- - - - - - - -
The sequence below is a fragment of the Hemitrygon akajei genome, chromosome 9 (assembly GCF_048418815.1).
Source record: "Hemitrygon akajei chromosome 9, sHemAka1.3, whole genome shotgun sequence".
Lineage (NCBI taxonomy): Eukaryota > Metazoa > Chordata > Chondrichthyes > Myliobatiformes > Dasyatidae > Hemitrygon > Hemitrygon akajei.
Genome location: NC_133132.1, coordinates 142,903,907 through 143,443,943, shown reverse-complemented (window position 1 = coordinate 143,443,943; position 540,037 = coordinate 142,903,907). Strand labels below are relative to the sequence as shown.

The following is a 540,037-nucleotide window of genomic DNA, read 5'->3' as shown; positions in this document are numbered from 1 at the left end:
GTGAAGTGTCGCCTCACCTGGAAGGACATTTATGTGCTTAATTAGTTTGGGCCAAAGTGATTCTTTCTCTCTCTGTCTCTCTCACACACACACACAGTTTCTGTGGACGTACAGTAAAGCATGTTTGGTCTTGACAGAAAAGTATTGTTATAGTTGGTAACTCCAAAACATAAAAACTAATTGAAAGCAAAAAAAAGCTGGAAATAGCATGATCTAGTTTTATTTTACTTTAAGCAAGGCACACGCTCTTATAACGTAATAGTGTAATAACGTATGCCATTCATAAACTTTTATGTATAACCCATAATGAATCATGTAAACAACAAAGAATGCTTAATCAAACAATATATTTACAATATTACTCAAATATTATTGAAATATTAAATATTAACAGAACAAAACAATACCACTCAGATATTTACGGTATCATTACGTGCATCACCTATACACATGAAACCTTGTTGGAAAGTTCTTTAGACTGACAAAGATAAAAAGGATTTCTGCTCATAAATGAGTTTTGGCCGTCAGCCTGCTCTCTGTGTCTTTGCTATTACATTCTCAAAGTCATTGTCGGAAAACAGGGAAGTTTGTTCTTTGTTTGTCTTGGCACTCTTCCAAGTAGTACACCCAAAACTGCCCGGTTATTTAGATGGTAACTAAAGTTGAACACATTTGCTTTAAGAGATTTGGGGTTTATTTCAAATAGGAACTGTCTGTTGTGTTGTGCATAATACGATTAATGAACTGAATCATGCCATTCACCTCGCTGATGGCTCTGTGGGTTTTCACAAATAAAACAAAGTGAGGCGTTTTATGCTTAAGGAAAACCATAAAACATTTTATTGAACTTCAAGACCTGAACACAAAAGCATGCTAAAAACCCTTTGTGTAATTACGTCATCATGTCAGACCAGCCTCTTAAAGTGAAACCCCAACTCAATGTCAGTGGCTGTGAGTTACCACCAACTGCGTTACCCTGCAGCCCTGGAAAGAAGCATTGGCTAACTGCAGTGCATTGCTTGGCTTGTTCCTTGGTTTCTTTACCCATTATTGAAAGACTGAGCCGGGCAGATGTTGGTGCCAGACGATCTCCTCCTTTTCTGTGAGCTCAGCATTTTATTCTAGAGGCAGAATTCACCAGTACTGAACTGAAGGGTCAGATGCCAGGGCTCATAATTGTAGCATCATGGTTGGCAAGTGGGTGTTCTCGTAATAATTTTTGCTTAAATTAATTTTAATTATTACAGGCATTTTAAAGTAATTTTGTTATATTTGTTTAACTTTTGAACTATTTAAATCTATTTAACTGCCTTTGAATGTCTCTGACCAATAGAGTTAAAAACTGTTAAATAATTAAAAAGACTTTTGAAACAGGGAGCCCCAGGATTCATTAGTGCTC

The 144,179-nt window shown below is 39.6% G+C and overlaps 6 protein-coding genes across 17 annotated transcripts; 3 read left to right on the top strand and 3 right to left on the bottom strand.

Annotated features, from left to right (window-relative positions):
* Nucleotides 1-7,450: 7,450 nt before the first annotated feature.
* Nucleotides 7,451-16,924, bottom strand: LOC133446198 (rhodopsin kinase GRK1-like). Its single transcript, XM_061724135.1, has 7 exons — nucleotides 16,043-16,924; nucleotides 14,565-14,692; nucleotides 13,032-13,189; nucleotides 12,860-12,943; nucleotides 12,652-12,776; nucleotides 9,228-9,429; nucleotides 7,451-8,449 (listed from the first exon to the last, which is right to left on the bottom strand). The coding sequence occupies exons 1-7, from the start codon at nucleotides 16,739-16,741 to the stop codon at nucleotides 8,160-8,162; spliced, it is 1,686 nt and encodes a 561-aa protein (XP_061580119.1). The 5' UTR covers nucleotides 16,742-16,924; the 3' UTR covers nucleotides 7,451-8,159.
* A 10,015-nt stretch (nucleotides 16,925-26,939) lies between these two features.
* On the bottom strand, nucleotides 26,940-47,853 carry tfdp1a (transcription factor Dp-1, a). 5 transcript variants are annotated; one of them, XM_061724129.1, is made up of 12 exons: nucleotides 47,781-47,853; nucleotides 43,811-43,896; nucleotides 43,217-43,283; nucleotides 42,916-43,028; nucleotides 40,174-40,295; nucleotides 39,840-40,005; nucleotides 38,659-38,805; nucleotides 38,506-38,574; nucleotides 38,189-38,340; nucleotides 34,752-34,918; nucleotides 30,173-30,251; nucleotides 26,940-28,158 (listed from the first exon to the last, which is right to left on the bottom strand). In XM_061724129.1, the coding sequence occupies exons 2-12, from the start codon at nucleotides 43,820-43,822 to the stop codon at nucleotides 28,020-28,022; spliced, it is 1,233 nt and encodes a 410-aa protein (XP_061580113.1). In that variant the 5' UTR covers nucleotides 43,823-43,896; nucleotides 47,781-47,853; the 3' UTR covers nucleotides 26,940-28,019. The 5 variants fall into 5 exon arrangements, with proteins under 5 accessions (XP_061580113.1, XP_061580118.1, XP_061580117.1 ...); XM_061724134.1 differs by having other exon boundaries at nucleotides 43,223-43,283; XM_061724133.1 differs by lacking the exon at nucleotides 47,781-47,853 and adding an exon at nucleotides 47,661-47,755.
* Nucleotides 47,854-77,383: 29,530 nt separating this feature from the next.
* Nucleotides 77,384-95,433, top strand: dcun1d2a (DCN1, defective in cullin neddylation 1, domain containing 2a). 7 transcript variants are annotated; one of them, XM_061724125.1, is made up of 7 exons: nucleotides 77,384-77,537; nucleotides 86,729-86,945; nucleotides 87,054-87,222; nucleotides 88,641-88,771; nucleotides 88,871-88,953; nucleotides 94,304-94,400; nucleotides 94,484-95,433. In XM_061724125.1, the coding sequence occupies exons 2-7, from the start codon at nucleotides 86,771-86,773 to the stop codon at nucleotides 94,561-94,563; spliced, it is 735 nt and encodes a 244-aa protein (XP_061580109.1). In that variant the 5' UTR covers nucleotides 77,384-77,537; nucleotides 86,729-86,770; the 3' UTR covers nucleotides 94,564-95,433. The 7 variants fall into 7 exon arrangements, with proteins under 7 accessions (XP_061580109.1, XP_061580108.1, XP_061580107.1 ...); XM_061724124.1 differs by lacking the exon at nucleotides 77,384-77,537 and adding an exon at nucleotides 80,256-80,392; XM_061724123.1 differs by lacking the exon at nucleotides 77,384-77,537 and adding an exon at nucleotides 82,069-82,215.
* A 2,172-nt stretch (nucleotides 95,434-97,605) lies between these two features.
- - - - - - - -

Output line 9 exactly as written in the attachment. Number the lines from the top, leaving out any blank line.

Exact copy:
* Nucleotides 1-7,450: 7,450 nt before the first annotated feature.